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Chad Swiatecki is a 20-year journalist who relocated to Austin from his home state of Michigan in 2008. He most enjoys covering the intersection of arts, business and local/state politics. He has written for Rolling Stone, Spin, New York Daily News, Texas Monthly, Austin American-Statesman and many other regional and national outlets.
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Review points the way for Central Health improvements
A recent study of Central Health’s services and performance for the Austin area has recommended that the agency take further steps to improve health care access for all residents – especially marginalized communities – as well as toward improving its outreach and messaging around its purpose, and stepping up its efforts to secure federal grants and philanthropic donations.
The study, which cost $350,000 and included a separate forthcoming analysis of Central Health’s insurance plans, was performed by Ohio-based Germane Solutions and compared Central Health to similar agencies in major Texas metro areas and 10 cities across the country. Central Health leadership commissioned the study just after the spring 2017 hiring of new CEO Mike Geeslin, with much of the data gathering and interviews conducted late last year.
The Central Health performance review found that the agency has less control over care delivery and other external factors because it does not operate its own hospital system, unlike most similar area health care delivery systems. Instead, affiliated groups such as Seton Healthcare Family and St. David’s HealthCare operate alongside Central Health, which creates issues with accountability, transparency and the community’s understanding of the role the agency plays in coordinating use of health care resources and delivery throughout the Austin area.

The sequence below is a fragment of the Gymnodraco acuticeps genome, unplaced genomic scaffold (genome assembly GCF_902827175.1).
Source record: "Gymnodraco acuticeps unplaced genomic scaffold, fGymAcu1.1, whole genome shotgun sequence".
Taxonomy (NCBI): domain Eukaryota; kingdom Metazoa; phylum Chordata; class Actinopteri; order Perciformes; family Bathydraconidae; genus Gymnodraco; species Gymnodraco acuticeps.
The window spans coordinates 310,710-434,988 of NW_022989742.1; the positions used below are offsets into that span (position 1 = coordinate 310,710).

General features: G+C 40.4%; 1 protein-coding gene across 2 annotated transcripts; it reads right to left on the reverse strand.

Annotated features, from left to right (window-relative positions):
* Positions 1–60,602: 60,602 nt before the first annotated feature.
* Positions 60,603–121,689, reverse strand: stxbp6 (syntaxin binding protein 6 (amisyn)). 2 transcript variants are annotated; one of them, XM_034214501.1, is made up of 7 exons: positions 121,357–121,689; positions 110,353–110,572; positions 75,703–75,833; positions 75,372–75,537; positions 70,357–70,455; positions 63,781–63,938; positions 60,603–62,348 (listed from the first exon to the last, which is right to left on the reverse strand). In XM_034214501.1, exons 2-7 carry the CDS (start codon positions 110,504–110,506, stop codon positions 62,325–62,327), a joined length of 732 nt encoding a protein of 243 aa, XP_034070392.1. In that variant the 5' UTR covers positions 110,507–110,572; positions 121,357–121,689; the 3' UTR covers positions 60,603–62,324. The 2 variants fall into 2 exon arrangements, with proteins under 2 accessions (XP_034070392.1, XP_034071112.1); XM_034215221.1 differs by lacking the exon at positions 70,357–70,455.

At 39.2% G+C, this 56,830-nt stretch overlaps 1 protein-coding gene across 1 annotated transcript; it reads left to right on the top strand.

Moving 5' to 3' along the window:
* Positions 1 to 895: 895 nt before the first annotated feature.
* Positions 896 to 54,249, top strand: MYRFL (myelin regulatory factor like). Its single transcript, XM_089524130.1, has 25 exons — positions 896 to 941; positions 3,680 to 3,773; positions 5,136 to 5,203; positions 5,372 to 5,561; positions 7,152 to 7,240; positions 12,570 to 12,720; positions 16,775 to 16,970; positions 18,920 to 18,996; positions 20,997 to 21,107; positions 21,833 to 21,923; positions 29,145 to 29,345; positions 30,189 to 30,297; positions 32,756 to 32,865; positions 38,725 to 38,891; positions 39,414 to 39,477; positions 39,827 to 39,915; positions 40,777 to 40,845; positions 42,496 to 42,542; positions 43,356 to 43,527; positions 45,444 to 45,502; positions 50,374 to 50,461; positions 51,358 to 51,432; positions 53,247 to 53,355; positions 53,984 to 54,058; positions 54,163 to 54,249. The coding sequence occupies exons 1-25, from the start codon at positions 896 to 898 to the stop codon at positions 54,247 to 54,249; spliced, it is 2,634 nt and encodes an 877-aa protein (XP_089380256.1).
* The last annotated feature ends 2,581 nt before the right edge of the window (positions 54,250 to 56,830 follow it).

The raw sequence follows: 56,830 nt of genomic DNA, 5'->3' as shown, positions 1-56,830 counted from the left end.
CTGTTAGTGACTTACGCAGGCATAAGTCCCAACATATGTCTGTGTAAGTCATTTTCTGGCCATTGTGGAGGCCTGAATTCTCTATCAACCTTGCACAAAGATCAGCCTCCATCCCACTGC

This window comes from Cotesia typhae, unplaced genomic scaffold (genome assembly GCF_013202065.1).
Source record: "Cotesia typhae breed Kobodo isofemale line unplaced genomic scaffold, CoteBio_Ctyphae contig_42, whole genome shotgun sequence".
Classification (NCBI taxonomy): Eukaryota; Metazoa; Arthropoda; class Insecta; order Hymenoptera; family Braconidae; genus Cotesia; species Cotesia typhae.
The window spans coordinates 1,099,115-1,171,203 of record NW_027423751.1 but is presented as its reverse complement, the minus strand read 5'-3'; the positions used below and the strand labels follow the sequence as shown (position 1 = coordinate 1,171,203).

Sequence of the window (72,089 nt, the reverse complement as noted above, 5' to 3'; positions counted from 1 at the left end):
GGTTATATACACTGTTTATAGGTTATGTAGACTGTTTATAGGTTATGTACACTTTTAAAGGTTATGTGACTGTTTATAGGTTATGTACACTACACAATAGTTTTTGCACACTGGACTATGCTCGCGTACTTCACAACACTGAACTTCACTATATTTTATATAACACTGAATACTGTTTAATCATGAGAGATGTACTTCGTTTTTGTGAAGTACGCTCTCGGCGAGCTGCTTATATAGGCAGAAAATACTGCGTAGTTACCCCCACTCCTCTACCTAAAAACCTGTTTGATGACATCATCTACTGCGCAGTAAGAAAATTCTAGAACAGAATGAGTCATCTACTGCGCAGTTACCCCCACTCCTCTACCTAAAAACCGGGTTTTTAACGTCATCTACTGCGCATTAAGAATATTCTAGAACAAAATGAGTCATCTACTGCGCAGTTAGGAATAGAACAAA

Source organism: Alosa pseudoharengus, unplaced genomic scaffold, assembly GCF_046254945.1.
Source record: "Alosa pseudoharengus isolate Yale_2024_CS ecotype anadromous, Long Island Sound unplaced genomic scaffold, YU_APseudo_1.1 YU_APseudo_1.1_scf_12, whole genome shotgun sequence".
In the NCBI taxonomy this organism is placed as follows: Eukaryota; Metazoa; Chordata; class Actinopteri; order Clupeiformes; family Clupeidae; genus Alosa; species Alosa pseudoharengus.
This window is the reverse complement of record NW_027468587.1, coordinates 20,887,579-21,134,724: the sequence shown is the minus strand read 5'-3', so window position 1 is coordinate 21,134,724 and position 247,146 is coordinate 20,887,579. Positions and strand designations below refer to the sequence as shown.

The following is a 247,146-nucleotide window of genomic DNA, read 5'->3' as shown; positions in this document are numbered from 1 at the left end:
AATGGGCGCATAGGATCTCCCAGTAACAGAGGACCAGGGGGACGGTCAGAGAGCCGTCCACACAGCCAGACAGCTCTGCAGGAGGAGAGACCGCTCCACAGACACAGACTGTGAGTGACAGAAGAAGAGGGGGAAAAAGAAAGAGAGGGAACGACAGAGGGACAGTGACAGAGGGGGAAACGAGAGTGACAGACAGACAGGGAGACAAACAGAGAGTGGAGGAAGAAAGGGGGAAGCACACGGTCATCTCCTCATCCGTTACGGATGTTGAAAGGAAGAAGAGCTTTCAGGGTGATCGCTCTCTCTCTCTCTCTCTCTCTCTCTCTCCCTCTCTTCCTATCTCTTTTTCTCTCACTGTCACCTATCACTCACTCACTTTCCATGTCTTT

Along with suggesting the agency look at diversifying the funding sources for its $237 million budget, the report also says an issue exists in having enough providers in areas of specialty care throughout the area.
Tracy Kulik, vice president of health access for Germane Solutions, said Central Health faces a changing landscape when it comes to serving threatened populations such as the homeless and needs to work on addressing the “fuzziness” that exists in the public perception of what it does.
“There needs to be better branding because there’s no statement that says, ‘This is who we are,’ which is difficult when they most identify as a kind of holding company that provides resources to the area’s service providers,” Kulik said. “In terms of access they are superior and the gold standard, but that is coming under scrutiny because of geographic issues because the downtown low-income and homeless populations are moving out into other areas. There are questions about what needs to be done to continue to serve those people.”
The document doesn’t directly address the controversy that has followed Central Health and the Dell Medical School at the University of Texas in recent years, with critics charging that those bodies, as well as Seton, have misallocated or misused
general obligation bond money raised from a 2012 tax increase to pay for community care. The only statement that could be interpreted as related to that controversy is a finding that “Central Health does not have full influence and visibility into how funds flows to partner entities are ultimately used to benefit the community.”
Geeslin said he and other Central Health leaders are already at work addressing some of the report’s findings. The agency also provided its own official response to the review.
“Some pieces, like increasing access and improving the availability of specialty care through Seton and the Community Care Collaborative, we’re already working on those by expanding the types of specialty care, adding more contracts in those areas and looking at better ways to connect primary and specialty care providers,” Geeslin said. “There are different stages with something like this and you have to get started to get an idea of what the new answers will be. There are areas in the public/private models where we know we have some trade-offs, but to have strong partnerships and deliver strong outcomes – that can mean you have to relinquish some control.”
With regard to Central Health’s fundraising and revenue practices, Geeslin said any change toward more grants and donations would take time to implement.
“That’s one I will need to deliberate on but this gives us the extra push to improve our financial strength,” he said. “When you look at the past few years and the efforts to draw down on additional federal funds, that’s been a unique way we’ve been able to provide health care for Travis County.”
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Key Players & Topics In This Article
Travis County Central Health: Health organization that provides care and improves service for uninsured individuals in Travis County.